Sam Rosenfeld

Sam Rosenfeld is a Ph.D. candidate in history at Harvard University and a former web editor at the Prospect.

Recent Articles

MUCH ADO ABOUT NO CHANGE.

MUCH ADO ABOUT NO CHANGE. As predicted, those wild and crazy members of the Federal Open Market Committee (FOMC) decided to keep their feet off both the brake and the accelerator, holding interest rates steady at 5.25%, where it has been stuck since June last year. That was widely expected. The important thing is that, despite new evidence that the economy is slowing, their accompanying statement was virtually unchanged from that of their last meeting.

I think they're falling behind the curve, and that could have serious negative consequences for economic growth.

NEW SITE.

NEW SITE. As I promised just a "short" while ago (prior to a configuration error that held up the changeover), the new site is now up. There are some kinks -- blog commenting kinks, log-in kinks, url redirecting kinks, etc. We're working on 'em. Kinks aside, this is what the place looks like now. Hope you like it.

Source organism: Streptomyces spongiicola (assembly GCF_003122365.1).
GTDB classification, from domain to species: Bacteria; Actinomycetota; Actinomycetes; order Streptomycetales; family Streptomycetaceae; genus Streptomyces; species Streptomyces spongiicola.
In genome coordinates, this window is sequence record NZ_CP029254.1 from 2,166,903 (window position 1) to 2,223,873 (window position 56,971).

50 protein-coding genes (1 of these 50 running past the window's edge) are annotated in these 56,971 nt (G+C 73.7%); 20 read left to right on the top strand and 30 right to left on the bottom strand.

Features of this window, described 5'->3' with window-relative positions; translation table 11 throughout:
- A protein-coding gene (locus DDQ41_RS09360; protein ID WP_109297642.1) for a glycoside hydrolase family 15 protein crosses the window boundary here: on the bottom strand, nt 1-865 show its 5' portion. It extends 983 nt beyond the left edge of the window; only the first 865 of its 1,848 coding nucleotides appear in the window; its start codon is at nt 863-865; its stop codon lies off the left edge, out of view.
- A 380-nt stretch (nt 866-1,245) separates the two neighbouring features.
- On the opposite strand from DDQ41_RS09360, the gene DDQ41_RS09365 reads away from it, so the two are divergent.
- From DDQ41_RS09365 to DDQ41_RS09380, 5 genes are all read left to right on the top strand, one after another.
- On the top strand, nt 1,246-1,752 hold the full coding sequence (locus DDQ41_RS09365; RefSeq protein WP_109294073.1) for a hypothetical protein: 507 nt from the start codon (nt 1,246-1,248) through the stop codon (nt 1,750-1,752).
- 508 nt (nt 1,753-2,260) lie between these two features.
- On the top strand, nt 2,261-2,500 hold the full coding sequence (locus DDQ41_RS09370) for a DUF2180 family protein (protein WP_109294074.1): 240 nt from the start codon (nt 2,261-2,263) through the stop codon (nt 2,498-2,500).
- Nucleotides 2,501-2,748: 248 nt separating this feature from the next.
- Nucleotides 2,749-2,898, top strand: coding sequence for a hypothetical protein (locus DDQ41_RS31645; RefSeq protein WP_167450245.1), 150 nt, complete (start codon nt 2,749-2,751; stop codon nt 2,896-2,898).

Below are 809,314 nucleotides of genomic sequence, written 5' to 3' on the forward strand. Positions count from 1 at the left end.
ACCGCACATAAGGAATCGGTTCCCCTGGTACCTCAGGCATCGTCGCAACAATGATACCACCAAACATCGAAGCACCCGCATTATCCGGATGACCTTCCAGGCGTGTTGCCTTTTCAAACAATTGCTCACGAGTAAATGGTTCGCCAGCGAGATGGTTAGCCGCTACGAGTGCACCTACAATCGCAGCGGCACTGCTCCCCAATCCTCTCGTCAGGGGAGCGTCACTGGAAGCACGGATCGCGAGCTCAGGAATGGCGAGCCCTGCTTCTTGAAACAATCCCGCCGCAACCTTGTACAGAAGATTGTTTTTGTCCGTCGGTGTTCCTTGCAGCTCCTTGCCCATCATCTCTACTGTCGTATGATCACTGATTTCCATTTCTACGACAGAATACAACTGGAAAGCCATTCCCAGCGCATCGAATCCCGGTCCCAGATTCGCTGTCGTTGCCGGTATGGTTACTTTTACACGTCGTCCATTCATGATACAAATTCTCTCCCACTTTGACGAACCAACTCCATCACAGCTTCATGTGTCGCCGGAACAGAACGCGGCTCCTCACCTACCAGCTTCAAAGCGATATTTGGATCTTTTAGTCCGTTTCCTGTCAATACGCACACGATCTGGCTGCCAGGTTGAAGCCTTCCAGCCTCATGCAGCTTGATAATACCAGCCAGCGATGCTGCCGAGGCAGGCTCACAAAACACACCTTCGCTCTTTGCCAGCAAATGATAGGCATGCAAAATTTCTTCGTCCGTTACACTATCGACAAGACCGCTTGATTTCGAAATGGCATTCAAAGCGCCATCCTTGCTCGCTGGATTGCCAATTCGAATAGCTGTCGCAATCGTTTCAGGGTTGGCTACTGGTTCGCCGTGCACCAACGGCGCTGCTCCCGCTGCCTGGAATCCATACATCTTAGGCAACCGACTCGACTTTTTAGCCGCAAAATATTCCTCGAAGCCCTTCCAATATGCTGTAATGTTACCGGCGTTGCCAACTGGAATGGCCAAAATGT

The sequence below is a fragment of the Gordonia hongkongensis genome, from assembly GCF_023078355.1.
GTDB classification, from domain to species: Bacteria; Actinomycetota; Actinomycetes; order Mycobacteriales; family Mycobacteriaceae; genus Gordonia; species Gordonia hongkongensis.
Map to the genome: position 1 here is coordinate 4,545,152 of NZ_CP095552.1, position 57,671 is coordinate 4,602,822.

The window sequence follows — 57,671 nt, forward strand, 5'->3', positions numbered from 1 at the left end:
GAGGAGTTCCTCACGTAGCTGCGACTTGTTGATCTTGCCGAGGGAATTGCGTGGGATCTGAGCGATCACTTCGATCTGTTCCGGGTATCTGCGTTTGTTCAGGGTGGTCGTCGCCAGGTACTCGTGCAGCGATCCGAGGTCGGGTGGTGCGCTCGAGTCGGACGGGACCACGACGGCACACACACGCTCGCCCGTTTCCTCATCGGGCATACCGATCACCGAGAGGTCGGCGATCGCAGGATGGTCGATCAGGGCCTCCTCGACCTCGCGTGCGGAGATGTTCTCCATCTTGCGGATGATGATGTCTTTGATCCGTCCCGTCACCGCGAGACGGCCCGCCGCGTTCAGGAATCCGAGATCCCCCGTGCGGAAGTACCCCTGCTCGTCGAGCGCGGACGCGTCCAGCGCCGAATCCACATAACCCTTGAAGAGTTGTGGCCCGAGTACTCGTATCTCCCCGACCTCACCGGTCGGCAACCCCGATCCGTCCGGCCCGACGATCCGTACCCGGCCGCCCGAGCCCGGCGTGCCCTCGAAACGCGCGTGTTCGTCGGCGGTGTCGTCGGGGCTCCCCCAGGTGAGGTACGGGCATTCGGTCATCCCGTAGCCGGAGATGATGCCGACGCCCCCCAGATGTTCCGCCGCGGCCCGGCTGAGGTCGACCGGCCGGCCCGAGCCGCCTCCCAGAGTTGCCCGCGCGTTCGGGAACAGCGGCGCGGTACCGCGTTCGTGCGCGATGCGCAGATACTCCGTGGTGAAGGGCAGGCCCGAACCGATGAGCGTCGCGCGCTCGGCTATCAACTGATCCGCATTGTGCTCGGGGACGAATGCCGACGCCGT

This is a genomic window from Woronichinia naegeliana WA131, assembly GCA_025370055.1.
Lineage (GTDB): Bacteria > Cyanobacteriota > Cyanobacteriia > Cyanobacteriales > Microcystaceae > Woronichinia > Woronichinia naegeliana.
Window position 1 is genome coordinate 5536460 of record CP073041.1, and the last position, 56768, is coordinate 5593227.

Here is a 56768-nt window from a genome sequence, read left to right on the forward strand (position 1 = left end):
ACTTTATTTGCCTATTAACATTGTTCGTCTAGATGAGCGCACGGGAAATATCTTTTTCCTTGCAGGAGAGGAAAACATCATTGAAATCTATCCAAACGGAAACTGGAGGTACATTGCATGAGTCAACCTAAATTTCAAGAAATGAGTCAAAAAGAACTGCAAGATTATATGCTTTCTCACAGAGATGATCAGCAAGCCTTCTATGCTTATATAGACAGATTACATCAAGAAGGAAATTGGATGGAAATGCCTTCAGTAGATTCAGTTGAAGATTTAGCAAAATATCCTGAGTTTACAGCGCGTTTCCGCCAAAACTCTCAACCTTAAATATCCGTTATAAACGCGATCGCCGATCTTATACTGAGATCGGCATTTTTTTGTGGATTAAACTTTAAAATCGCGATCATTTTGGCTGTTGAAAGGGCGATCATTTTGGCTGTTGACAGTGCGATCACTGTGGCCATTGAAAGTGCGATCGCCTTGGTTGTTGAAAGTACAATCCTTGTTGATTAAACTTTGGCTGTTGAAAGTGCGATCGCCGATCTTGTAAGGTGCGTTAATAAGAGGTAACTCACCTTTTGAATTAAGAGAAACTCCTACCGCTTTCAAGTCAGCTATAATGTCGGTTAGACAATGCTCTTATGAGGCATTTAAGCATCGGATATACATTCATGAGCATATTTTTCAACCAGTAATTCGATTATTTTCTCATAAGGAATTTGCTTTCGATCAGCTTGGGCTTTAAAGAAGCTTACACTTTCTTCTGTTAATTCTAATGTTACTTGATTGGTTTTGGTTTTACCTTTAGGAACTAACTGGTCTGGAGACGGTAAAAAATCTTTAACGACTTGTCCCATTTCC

--Sam Rosenfeld

BLINDERS ON.

BLINDERS ON. If you're interested in reading more from economist Alan Blinder concerning the work that's apparently garnering him weird looks and accusations of apostasy from colleagues, see his article from the November print issue of the Prospect, "Outsourcing: Bigger Than You Thought."

--Sam Rosenfeld

WOLFOWITZ IN SHEEP'S CLOTHING.

WOLFOWITZ IN SHEEP'S CLOTHING. Reuters makes it pretty clear that Paul Wolfowitz is not long for his job:

The bank's board of shareholder nations will meet as soon as Tuesday, possibly followed by a second meeting, to decide whether Paul Wolfowitz will be forced out or given the chance to negotiate his departure, according to board sources who declined to be identified.

Welcome to the New TAP Online

A letter from the editors explaining why it's so great.

As you may have noticed, things look a lot different around here.

It had been several years since The American Prospect Online upgraded its website and, well, it showed. The design was outdated, the functionality problematic, the structure pretty static. As we expanded the amount and variety of our content, it became increasingly clear that the time had come to revamp, both in terms of design and (just as importantly) the back-end.

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